Baucus Applauds Commerce Decision to Fight Chinese Subsidies
Finance Chairman still wants Congress to back up legal authority to impose penalties
Washington, DC – Senate Finance Committee Chairman Max Baucus (D-Mont.) today welcomed the Commerce Department’s decision to impose duties on certain kinds of Chinese paper imports because China is illegally subsidizing that industry. Until now, the Commerce Department has questioned its own authority to apply anti-subsidy duties, called “countervailing” duties, to countries like China that don’t have free-market economies, and has refused to do so. Even as they acted today, the department made clear that they are only reversing the policy with respect to China, not to all non-market economies. Baucus applauded today’s action, but said that Congress should still pass legislation to cement the department’s authority to impose anti-subsidy duties on offenders across the board.
“The Commerce Department has to stick up for U.S. industries that are hurt by unfair subsidies, no matter which of our trading partners is breaking the rules. I’m glad they’re using their authority in this paper case with China,” Baucus said. “But I still want Congress to get it on the books, in law, that Commerce has the authority to impose countervailing duties on all non-market economies, not just China. We have to strengthen and enforce our trade laws for the sake of U.S. workers.”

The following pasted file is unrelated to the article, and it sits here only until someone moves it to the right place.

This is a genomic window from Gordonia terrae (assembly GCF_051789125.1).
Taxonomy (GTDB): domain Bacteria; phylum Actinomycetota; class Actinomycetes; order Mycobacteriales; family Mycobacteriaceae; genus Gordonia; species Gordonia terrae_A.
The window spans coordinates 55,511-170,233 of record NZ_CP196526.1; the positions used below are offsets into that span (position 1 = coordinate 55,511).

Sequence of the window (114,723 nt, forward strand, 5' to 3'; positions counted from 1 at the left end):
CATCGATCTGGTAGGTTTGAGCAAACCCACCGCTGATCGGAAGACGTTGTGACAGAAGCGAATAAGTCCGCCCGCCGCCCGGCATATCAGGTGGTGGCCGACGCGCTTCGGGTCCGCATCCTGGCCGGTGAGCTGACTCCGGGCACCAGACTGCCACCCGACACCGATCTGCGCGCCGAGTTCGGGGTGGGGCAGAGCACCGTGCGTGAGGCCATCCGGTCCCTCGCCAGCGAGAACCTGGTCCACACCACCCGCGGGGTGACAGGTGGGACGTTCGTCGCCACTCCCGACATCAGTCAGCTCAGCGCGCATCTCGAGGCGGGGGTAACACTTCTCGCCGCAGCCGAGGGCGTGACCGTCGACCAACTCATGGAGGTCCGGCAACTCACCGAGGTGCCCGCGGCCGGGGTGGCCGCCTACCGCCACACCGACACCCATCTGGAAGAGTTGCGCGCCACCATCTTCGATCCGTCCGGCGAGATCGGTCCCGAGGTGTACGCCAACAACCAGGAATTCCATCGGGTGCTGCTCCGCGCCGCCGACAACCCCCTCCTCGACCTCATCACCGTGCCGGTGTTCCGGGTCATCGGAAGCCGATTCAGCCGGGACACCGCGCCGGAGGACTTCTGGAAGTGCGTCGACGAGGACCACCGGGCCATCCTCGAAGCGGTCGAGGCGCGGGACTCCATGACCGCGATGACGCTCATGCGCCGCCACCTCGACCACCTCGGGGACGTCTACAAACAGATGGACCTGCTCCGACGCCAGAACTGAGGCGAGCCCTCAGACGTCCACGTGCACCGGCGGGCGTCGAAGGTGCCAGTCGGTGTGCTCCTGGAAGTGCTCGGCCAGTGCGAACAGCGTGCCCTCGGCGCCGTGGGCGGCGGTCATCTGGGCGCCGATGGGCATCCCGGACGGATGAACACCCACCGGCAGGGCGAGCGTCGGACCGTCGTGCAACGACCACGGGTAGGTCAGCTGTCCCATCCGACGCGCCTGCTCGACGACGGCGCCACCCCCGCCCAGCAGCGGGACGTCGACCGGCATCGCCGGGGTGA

The Commerce Department’s investigation in this case covers coated free sheet paper and paperboard from China that is used for writing, printing, or other graphic purposes. The Department initiated an investigation in November 2006, after the New Page Corporation of Ohio filed a countervailing duty petition.
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